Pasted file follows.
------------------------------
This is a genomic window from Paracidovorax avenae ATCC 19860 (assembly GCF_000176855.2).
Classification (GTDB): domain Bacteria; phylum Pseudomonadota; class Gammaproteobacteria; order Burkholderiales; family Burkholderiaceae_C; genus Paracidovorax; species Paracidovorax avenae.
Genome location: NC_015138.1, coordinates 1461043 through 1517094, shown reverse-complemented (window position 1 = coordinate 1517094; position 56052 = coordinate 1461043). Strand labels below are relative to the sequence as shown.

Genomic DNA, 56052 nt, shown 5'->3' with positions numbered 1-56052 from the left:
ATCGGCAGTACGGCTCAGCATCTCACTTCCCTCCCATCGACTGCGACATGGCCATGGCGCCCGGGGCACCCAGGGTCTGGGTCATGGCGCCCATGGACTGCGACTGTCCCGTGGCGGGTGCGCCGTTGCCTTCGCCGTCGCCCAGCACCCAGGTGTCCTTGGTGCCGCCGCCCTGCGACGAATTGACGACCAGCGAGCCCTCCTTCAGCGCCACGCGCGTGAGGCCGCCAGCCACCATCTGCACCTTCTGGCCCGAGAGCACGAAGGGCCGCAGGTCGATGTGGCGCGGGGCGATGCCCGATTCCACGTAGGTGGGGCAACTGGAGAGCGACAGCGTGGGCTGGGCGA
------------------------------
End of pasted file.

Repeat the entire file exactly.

This is a genomic window from Paracidovorax avenae ATCC 19860 (assembly GCF_000176855.2).
Classification (GTDB): domain Bacteria; phylum Pseudomonadota; class Gammaproteobacteria; order Burkholderiales; family Burkholderiaceae_C; genus Paracidovorax; species Paracidovorax avenae.
Genome location: NC_015138.1, coordinates 1461043 through 1517094, shown reverse-complemented (window position 1 = coordinate 1517094; position 56052 = coordinate 1461043). Strand labels below are relative to the sequence as shown.

Genomic DNA, 56052 nt, shown 5'->3' with positions numbered 1-56052 from the left:
ATCGGCAGTACGGCTCAGCATCTCACTTCCCTCCCATCGACTGCGACATGGCCATGGCGCCCGGGGCACCCAGGGTCTGGGTCATGGCGCCCATGGACTGCGACTGTCCCGTGGCGGGTGCGCCGTTGCCTTCGCCGTCGCCCAGCACCCAGGTGTCCTTGGTGCCGCCGCCCTGCGACGAATTGACGACCAGCGAGCCCTCCTTCAGCGCCACGCGCGTGAGGCCGCCAGCCACCATCTGCACCTTCTGGCCCGAGAGCACGAAGGGCCGCAGGTCGATGTGGCGCGGGGCGATGCCCGATTCCACGTAGGTGGGGCAACTGGAGAGCGACAGCGTGGGCTGGGCGA